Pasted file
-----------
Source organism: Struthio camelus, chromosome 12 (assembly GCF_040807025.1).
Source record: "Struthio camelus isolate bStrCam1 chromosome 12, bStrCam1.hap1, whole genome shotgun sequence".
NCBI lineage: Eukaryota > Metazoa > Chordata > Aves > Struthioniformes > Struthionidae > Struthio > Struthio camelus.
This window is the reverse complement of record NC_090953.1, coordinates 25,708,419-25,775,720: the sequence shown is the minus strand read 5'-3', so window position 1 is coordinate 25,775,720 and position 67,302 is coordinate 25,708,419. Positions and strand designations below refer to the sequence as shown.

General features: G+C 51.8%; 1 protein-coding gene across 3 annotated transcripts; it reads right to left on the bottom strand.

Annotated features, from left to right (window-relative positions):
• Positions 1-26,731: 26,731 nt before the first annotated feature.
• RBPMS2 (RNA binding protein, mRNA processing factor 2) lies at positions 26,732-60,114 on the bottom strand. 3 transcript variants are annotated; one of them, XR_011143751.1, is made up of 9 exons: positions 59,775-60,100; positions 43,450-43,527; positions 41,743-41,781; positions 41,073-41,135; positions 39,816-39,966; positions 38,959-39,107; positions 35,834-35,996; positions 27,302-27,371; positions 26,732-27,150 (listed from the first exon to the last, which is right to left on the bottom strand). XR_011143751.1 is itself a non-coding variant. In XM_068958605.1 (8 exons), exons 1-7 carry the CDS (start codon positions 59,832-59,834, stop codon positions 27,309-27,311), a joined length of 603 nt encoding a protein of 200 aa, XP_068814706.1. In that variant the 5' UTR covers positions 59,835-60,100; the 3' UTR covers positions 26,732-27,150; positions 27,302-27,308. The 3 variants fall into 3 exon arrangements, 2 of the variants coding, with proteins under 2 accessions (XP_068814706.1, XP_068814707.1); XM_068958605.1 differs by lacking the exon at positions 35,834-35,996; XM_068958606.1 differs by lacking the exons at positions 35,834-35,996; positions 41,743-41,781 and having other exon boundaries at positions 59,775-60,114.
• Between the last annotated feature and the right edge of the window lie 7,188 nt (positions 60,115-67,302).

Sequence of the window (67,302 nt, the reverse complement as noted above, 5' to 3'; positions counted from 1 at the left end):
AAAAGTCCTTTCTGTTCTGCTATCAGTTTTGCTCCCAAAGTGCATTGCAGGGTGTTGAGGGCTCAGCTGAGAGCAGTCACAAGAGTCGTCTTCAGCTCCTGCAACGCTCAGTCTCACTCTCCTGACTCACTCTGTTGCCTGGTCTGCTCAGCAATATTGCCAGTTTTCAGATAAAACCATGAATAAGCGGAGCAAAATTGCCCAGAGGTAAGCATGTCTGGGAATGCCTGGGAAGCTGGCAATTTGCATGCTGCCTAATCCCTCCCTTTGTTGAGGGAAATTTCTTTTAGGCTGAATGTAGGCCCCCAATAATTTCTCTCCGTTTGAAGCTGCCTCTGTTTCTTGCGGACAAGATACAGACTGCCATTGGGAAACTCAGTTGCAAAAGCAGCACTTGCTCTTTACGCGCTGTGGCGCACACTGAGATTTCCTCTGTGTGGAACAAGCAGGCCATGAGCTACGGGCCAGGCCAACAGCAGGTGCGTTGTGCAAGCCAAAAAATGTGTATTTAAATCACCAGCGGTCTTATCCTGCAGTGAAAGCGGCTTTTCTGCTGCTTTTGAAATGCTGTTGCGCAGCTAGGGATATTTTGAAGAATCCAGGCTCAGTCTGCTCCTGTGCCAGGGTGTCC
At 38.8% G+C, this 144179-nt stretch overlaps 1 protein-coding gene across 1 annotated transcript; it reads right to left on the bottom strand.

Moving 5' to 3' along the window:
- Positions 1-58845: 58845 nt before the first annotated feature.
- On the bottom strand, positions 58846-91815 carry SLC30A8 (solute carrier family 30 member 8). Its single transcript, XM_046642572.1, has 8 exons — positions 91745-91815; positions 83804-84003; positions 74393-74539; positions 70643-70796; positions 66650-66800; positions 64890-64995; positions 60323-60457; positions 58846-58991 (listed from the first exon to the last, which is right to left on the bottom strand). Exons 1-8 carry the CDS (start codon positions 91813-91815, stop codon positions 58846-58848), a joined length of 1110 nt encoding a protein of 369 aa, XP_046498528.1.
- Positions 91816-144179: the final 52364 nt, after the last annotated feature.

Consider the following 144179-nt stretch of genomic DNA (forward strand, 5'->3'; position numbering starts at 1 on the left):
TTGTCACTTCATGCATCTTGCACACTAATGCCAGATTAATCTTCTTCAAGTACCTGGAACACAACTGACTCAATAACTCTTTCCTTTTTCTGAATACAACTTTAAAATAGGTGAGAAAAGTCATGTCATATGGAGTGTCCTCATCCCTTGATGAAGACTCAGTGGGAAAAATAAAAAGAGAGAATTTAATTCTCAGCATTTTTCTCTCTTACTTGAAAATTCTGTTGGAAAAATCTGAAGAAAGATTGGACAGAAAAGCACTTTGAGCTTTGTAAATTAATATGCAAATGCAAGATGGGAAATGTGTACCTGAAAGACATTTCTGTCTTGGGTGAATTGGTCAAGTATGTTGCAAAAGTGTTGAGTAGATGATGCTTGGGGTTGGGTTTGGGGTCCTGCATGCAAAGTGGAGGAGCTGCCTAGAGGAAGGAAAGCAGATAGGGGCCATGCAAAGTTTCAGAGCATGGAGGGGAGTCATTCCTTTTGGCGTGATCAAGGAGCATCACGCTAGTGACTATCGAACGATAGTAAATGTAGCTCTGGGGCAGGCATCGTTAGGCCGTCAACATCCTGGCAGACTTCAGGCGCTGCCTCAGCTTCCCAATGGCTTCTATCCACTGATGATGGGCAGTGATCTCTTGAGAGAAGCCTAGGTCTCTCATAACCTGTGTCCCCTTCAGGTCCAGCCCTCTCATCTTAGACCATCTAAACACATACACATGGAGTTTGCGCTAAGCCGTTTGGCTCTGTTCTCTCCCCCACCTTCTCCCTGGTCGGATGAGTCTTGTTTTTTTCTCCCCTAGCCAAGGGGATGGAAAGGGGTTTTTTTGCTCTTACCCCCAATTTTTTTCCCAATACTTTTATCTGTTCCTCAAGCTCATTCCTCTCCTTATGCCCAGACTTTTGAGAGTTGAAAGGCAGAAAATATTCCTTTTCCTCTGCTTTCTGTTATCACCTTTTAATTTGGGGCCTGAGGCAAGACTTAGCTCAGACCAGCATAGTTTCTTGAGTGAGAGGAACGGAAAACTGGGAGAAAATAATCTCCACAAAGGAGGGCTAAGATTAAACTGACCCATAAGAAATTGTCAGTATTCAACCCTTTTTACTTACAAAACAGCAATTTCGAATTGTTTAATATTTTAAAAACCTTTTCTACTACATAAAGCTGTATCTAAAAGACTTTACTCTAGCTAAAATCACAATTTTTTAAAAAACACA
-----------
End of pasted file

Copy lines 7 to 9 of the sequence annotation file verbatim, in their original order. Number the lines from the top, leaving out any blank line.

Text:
• Positions 1-26,731: 26,731 nt before the first annotated feature.
• RBPMS2 (RNA binding protein, mRNA processing factor 2) lies at positions 26,732-60,114 on the bottom strand. 3 transcript variants are annotated; one of them, XR_011143751.1, is made up of 9 exons: positions 59,775-60,100; positions 43,450-43,527; positions 41,743-41,781; positions 41,073-41,135; positions 39,816-39,966; positions 38,959-39,107; positions 35,834-35,996; positions 27,302-27,371; positions 26,732-27,150 (listed from the first exon to the last, which is right to left on the bottom strand). XR_011143751.1 is itself a non-coding variant. In XM_068958605.1 (8 exons), exons 1-7 carry the CDS (start codon positions 59,832-59,834, stop codon positions 27,309-27,311), a joined length of 603 nt encoding a protein of 200 aa, XP_068814706.1. In that variant the 5' UTR covers positions 59,835-60,100; the 3' UTR covers positions 26,732-27,150; positions 27,302-27,308. The 3 variants fall into 3 exon arrangements, 2 of the variants coding, with proteins under 2 accessions (XP_068814706.1, XP_068814707.1); XM_068958605.1 differs by lacking the exon at positions 35,834-35,996; XM_068958606.1 differs by lacking the exons at positions 35,834-35,996; positions 41,743-41,781 and having other exon boundaries at positions 59,775-60,114.
• Between the last annotated feature and the right edge of the window lie 7,188 nt (positions 60,115-67,302).